Garay’s quote makes it sound like Millennium Tower is a big version of the same problem. The excavation for the tower goes 75 feet underground, but bedrock in SOMA is more than 200′ below ground level. The basement is tanked to prevent water infiltration, so there’s a displacement force, but nothing close to the weight of the tower above.
But Garay’s quote doesn’t address the actual system in use here. Millennium Tower’s designers relied on an old-school foundation technique, friction piles, to support the weight of the tower (there’s also a 12-story mid-rise and a three-story connector…more on those shortly). Friction piles work by surface resistance with surrounding fluid soil. Imagine driving a broomstick into beach sand–you can only go so far before there’s enough broomstick in contact with the sand to put up fearsome resistance. This has always been a standard technique for building in liquid soil, and it’s why coastal construction always comes with the dulcet tones of a pile driver. Chicago builders used these to support the dozens of grain elevators that used to line the River, and Dankmar Adler was on record as wondering why building engineers didn’t use friction piles when designing skyscrapers–a foreshadowing of his eventual development of caissons for architectural applications.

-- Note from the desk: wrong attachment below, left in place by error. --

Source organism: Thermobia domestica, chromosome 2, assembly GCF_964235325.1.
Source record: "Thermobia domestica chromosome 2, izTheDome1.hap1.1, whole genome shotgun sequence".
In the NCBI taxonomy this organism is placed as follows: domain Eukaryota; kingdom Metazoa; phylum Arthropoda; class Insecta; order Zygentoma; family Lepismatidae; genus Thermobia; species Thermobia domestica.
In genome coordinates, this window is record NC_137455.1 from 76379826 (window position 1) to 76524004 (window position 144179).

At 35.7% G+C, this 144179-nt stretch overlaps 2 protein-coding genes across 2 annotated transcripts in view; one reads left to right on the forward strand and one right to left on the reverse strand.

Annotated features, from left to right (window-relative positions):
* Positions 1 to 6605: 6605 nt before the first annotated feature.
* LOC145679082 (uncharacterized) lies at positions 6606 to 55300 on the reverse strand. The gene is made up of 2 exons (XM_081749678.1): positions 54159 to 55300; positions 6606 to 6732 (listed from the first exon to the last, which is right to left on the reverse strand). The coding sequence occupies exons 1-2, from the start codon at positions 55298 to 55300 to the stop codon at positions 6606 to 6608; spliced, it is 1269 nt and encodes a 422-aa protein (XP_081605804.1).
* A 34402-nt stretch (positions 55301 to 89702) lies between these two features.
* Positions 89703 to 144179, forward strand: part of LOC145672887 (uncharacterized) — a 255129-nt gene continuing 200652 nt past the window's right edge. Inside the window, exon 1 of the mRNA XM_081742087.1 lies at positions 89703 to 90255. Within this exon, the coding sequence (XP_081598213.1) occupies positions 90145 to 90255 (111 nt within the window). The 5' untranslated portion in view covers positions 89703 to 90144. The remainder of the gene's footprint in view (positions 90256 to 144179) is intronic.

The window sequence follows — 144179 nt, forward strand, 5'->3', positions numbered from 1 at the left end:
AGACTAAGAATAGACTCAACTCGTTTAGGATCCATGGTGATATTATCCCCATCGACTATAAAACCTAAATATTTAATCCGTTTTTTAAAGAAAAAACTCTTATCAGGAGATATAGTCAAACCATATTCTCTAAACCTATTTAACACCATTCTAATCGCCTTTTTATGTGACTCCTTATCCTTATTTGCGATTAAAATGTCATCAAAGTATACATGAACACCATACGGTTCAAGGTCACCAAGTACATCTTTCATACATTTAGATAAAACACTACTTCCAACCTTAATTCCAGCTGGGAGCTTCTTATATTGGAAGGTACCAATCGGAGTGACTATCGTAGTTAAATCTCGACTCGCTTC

According to a case study by the Concrete Reinforcing Steel Institute, Millennium Tower’s core is supported by 950 square piles, each of them 14″ x 14″. The loads from the surrounding building are apparently transferred to these piles, in part, by a 10-foot deep pile cap (with, CRSI, notes a fair dose of “vertical shear reinforcing.” No kidding.) The number of piles, the case study notes, was “governed by gravity design” and not “overturning due to earthquake.”
So that’s the section, at least as I understand it (happy to be corrected by anyone who knows more). This looks like it could be a classic vertical vs. rotational equilibrium problem. If you remember your elementary beam statics, we’re worried about structure moving through space (usually the problem is down) and providing enough resistance to prevent its translational movement. But we’re also worried about things rotating (beams in particular, but bear with me). Rotational equilibrium means providing enough resisting leverage to keep elements from spinning around one point or another. Where that resistance goes is critical–the larger the lever arm, the better able a support is able to push back and resist an unbalanced load. While the piles under Millennium Tower are designed to resist the translational load of the tower against gravity, they’re not in the most efficient place to resist rotation. So the lean could have something to do with this.